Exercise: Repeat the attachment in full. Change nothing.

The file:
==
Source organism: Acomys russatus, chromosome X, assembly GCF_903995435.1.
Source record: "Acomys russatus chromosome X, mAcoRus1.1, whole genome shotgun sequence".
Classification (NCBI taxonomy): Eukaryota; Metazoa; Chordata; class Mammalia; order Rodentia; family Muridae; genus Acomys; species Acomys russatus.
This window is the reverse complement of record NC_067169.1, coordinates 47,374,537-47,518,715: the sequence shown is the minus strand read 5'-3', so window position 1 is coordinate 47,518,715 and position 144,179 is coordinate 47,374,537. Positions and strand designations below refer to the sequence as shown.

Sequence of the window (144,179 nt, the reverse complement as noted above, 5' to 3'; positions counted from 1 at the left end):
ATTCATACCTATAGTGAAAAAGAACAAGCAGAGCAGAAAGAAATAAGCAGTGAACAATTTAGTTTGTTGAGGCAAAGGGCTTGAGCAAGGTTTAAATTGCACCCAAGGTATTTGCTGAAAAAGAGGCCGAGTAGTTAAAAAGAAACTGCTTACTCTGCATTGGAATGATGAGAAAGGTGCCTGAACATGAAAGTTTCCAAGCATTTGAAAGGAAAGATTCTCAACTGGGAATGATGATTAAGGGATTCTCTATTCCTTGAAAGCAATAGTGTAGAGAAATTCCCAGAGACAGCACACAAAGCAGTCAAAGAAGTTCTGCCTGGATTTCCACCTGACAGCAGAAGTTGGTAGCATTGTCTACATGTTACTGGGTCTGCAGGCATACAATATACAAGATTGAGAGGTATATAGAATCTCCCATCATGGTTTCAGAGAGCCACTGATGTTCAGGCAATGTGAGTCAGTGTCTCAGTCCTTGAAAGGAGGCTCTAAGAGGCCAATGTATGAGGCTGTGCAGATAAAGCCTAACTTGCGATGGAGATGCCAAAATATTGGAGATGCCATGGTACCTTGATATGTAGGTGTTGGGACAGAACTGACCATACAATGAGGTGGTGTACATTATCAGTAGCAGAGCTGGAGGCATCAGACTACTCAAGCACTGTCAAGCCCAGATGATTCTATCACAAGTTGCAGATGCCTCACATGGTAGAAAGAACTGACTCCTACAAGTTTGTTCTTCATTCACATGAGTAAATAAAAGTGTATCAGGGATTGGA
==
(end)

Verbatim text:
Source organism: Acomys russatus, chromosome X, assembly GCF_903995435.1.
Source record: "Acomys russatus chromosome X, mAcoRus1.1, whole genome shotgun sequence".
Classification (NCBI taxonomy): Eukaryota; Metazoa; Chordata; class Mammalia; order Rodentia; family Muridae; genus Acomys; species Acomys russatus.
This window is the reverse complement of record NC_067169.1, coordinates 47,374,537-47,518,715: the sequence shown is the minus strand read 5'-3', so window position 1 is coordinate 47,518,715 and position 144,179 is coordinate 47,374,537. Positions and strand designations below refer to the sequence as shown.

Sequence of the window (144,179 nt, the reverse complement as noted above, 5' to 3'; positions counted from 1 at the left end):
ATTCATACCTATAGTGAAAAAGAACAAGCAGAGCAGAAAGAAATAAGCAGTGAACAATTTAGTTTGTTGAGGCAAAGGGCTTGAGCAAGGTTTAAATTGCACCCAAGGTATTTGCTGAAAAAGAGGCCGAGTAGTTAAAAAGAAACTGCTTACTCTGCATTGGAATGATGAGAAAGGTGCCTGAACATGAAAGTTTCCAAGCATTTGAAAGGAAAGATTCTCAACTGGGAATGATGATTAAGGGATTCTCTATTCCTTGAAAGCAATAGTGTAGAGAAATTCCCAGAGACAGCACACAAAGCAGTCAAAGAAGTTCTGCCTGGATTTCCACCTGACAGCAGAAGTTGGTAGCATTGTCTACATGTTACTGGGTCTGCAGGCATACAATATACAAGATTGAGAGGTATATAGAATCTCCCATCATGGTTTCAGAGAGCCACTGATGTTCAGGCAATGTGAGTCAGTGTCTCAGTCCTTGAAAGGAGGCTCTAAGAGGCCAATGTATGAGGCTGTGCAGATAAAGCCTAACTTGCGATGGAGATGCCAAAATATTGGAGATGCCATGGTACCTTGATATGTAGGTGTTGGGACAGAACTGACCATACAATGAGGTGGTGTACATTATCAGTAGCAGAGCTGGAGGCATCAGACTACTCAAGCACTGTCAAGCCCAGATGATTCTATCACAAGTTGCAGATGCCTCACATGGTAGAAAGAACTGACTCCTACAAGTTTGTTCTTCATTCACATGAGTAAATAAAAGTGTATCAGGGATTGGA